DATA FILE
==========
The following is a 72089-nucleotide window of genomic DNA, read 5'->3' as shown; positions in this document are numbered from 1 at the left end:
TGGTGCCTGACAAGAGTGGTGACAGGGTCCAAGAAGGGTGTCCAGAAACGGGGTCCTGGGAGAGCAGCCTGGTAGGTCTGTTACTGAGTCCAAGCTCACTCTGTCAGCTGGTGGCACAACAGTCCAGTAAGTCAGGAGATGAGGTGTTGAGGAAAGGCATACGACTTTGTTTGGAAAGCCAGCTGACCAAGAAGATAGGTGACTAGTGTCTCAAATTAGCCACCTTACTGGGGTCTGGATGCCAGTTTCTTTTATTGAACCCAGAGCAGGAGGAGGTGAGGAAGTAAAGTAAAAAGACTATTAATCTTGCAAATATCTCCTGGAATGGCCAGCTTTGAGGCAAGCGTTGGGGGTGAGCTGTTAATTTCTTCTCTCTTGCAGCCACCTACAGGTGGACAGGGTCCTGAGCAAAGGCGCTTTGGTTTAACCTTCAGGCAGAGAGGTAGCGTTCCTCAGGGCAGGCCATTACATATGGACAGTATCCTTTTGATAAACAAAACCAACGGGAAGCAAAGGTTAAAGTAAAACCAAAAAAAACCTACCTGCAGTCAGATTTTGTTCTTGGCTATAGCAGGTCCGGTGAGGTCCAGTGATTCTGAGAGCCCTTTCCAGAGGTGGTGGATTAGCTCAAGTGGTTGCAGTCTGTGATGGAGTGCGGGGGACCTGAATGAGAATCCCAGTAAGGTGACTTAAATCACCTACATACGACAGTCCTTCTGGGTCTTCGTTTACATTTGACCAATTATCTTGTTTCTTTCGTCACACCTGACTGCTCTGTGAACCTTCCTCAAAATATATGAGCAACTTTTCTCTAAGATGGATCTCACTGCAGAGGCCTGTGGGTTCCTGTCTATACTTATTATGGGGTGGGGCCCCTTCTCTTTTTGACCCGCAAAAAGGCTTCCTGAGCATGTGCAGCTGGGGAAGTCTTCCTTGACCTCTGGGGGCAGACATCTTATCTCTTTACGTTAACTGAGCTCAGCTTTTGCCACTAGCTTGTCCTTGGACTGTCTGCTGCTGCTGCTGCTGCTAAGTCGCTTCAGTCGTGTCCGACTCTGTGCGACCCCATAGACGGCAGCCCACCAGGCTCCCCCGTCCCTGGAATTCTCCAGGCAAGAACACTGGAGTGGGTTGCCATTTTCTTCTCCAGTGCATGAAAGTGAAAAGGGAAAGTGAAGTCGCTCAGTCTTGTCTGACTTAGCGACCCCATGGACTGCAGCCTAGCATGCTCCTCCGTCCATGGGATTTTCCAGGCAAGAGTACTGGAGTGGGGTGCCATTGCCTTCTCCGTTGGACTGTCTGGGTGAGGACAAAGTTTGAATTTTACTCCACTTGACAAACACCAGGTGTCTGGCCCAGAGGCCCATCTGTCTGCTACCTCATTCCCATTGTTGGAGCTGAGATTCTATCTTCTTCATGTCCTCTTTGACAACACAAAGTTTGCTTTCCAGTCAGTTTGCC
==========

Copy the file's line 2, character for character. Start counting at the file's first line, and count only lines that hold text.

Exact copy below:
TGGTGCCTGACAAGAGTGGTGACAGGGTCCAAGAAGGGTGTCCAGAAACGGGGTCCTGGGAGAGCAGCCTGGTAGGTCTGTTACTGAGTCCAAGCTCACTCTGTCAGCTGGTGGCACAACAGTCCAGTAAGTCAGGAGATGAGGTGTTGAGGAAAGGCATACGACTTTGTTTGGAAAGCCAGCTGACCAAGAAGATAGGTGACTAGTGTCTCAAATTAGCCACCTTACTGGGGTCTGGATGCCAGTTTCTTTTATTGAACCCAGAGCAGGAGGAGGTGAGGAAGTAAAGTAAAAAGACTATTAATCTTGCAAATATCTCCTGGAATGGCCAGCTTTGAGGCAAGCGTTGGGGGTGAGCTGTTAATTTCTTCTCTCTTGCAGCCACCTACAGGTGGACAGGGTCCTGAGCAAAGGCGCTTTGGTTTAACCTTCAGGCAGAGAGGTAGCGTTCCTCAGGGCAGGCCATTACATATGGACAGTATCCTTTTGATAAACAAAACCAACGGGAAGCAAAGGTTAAAGTAAAACCAAAAAAAACCTACCTGCAGTCAGATTTTGTTCTTGGCTATAGCAGGTCCGGTGAGGTCCAGTGATTCTGAGAGCCCTTTCCAGAGGTGGTGGATTAGCTCAAGTGGTTGCAGTCTGTGATGGAGTGCGGGGGACCTGAATGAGAATCCCAGTAAGGTGACTTAAATCACCTACATACGACAGTCCTTCTGGGTCTTCGTTTACATTTGACCAATTATCTTGTTTCTTTCGTCACACCTGACTGCTCTGTGAACCTTCCTCAAAATATATGAGCAACTTTTCTCTAAGATGGATCTCACTGCAGAGGCCTGTGGGTTCCTGTCTATACTTATTATGGGGTGGGGCCCCTTCTCTTTTTGACCCGCAAAAAGGCTTCCTGAGCATGTGCAGCTGGGGAAGTCTTCCTTGACCTCTGGGGGCAGACATCTTATCTCTTTACGTTAACTGAGCTCAGCTTTTGCCACTAGCTTGTCCTTGGACTGTCTGCTGCTGCTGCTGCTGCTAAGTCGCTTCAGTCGTGTCCGACTCTGTGCGACCCCATAGACGGCAGCCCACCAGGCTCCCCCGTCCCTGGAATTCTCCAGGCAAGAACACTGGAGTGGGTTGCCATTTTCTTCTCCAGTGCATGAAAGTGAAAAGGGAAAGTGAAGTCGCTCAGTCTTGTCTGACTTAGCGACCCCATGGACTGCAGCCTAGCATGCTCCTCCGTCCATGGGATTTTCCAGGCAAGAGTACTGGAGTGGGGTGCCATTGCCTTCTCCGTTGGACTGTCTGGGTGAGGACAAAGTTTGAATTTTACTCCACTTGACAAACACCAGGTGTCTGGCCCAGAGGCCCATCTGTCTGCTACCTCATTCCCATTGTTGGAGCTGAGATTCTATCTTCTTCATGTCCTCTTTGACAACACAAAGTTTGCTTTCCAGTCAGTTTGCC